Back to school time starts it off. Every where you turn people, places, organizations are collecting school supplies for kids who would otherwise have none. So me, understanding what it feels like to go to school with little or no supplies, grabs a few things every time I go to Target (which by my Quicken register is at least 3x per week). That's in addition to the items I purposefully purchase to fill a backpack or the donation box at work.
Just as the school supply needs die down (they never really go away) we begin our charitable giving campaign at work. I volunteer, I chair, I participate because I see the need in our community. Numerous hours are spent asking, coordinating and donating as many of the agencies we raise money for are dependent on our corporate campaign to survive. If I don't do my part, they may not exist. This campaign lasts not just weeks but months. When its finished, there is a sense of accomplishment and desire to do an even better job next year.
Now its the holidays and while I see need in the community, I'm worn out. So this year I decide that I'm limiting my donations to those causes that are dearest to my heart. I decide to focus on three different activities: adopting a family from the Angel Tree, stuffing stockings for those who seldom receive gifts and donating food to the local food pantry. Unfortunately, my plans to limit my donations are not the plans of others.
My child's classroom is adopting a family and yes, the sign-up sheet is publicly posted on the door for all to see. How can she have the only parents who don't contribute? So, I donate to this family as well. Next, a person I don't know but is part of a group I'm involved in is experiencing hard times and needs help with providing meals for her family. I've always been told you take care of your own so of course I'm going to contribute. Do I want to add a dollar to my grocery bill for XYZ organization? Sure, its just a dollar.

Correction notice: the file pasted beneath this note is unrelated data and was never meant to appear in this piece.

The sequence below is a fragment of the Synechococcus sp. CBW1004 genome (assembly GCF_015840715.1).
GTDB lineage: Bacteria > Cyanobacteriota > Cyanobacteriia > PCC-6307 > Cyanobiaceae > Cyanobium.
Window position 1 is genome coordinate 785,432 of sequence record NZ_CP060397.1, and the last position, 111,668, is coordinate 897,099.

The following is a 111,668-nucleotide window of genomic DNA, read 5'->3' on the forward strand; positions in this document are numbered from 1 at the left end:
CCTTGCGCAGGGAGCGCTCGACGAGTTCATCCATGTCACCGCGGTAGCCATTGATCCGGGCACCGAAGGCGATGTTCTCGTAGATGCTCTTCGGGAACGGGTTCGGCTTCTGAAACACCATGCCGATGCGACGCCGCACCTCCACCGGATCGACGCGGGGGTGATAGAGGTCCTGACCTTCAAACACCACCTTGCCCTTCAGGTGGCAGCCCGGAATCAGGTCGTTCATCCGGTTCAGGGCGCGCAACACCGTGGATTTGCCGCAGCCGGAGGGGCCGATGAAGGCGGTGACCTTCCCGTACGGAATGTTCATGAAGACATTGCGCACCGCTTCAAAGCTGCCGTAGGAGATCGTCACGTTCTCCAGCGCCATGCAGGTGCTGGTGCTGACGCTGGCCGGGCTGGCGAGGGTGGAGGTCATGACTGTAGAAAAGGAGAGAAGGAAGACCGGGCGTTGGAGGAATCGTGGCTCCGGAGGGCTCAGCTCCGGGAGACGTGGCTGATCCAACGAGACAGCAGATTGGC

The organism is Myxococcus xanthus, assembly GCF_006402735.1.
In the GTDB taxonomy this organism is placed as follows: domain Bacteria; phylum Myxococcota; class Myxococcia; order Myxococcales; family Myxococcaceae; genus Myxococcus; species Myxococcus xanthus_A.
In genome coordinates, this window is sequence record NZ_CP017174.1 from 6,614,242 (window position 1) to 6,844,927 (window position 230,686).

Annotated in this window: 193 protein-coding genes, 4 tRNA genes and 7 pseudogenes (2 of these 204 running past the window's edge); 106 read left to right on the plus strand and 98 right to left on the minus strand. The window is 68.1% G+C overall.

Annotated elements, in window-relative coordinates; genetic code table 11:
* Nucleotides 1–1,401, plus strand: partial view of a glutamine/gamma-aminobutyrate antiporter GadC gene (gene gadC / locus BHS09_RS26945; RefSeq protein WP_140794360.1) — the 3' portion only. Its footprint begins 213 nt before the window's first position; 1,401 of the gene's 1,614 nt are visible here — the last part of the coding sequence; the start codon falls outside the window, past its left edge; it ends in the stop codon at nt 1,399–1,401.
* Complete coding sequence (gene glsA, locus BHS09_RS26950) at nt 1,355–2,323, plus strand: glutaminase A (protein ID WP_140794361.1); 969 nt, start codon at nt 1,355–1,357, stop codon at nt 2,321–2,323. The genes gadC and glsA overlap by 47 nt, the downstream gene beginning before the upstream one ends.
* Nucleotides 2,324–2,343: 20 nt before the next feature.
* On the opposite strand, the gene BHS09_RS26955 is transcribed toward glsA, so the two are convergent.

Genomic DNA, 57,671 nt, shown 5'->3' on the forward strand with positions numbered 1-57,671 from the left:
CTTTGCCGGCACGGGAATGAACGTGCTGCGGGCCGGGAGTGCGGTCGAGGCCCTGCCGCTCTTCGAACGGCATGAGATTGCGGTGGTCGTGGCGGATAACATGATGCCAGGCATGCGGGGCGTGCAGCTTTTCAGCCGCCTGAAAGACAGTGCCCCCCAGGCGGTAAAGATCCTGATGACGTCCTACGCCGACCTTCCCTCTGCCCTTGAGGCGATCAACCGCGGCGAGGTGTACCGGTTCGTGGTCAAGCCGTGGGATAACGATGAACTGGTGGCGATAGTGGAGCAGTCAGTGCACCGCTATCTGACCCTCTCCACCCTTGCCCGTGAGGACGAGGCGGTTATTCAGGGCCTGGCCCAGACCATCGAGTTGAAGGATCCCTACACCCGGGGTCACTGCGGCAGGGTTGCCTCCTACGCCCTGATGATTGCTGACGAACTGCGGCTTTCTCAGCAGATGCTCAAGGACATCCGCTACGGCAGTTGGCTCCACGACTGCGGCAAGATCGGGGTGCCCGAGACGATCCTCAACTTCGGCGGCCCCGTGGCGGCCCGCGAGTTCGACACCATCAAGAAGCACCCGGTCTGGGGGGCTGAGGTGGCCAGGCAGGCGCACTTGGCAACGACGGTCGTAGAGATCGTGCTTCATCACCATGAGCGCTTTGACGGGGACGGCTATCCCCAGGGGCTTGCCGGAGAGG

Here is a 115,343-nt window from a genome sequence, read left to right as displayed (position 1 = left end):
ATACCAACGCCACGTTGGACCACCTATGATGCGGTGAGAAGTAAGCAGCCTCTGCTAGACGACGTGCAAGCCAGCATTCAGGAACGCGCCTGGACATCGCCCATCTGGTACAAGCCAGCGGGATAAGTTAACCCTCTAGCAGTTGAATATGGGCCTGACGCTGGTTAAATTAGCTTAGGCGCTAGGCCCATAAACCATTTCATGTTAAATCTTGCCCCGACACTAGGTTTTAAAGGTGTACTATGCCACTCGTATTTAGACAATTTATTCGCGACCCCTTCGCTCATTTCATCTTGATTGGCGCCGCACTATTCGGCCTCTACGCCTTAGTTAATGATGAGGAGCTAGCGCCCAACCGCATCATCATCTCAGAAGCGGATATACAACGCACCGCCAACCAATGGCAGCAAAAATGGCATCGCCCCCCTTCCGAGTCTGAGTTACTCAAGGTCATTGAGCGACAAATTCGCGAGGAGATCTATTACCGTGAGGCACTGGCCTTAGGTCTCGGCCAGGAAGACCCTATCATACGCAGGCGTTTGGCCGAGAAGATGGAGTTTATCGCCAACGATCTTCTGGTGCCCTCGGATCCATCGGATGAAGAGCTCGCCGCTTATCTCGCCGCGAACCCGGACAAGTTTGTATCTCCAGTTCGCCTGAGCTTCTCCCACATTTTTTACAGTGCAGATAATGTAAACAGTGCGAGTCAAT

All of this leads to my donation fatigue. If anyone asks me for a donation after Christmas, I cringe. I avoid and ignore and eventually people quit asking. Its not that I don't want to help because if I had the resources I would, but because if I continue to constantly be asked for donations I will become resentful. I won't donate and that's not the person I am. However, I need the break even though the needs of the community continue to exist.
So if you ask me to add a dollar or to make a donation, please don't be offended if I say no. I already feel guilty for saying it. Just realize that I've done my part. I've made my contributions. Allow me the time to take a break. It gives me time to reflect on my donations and makes me want to do even more next year.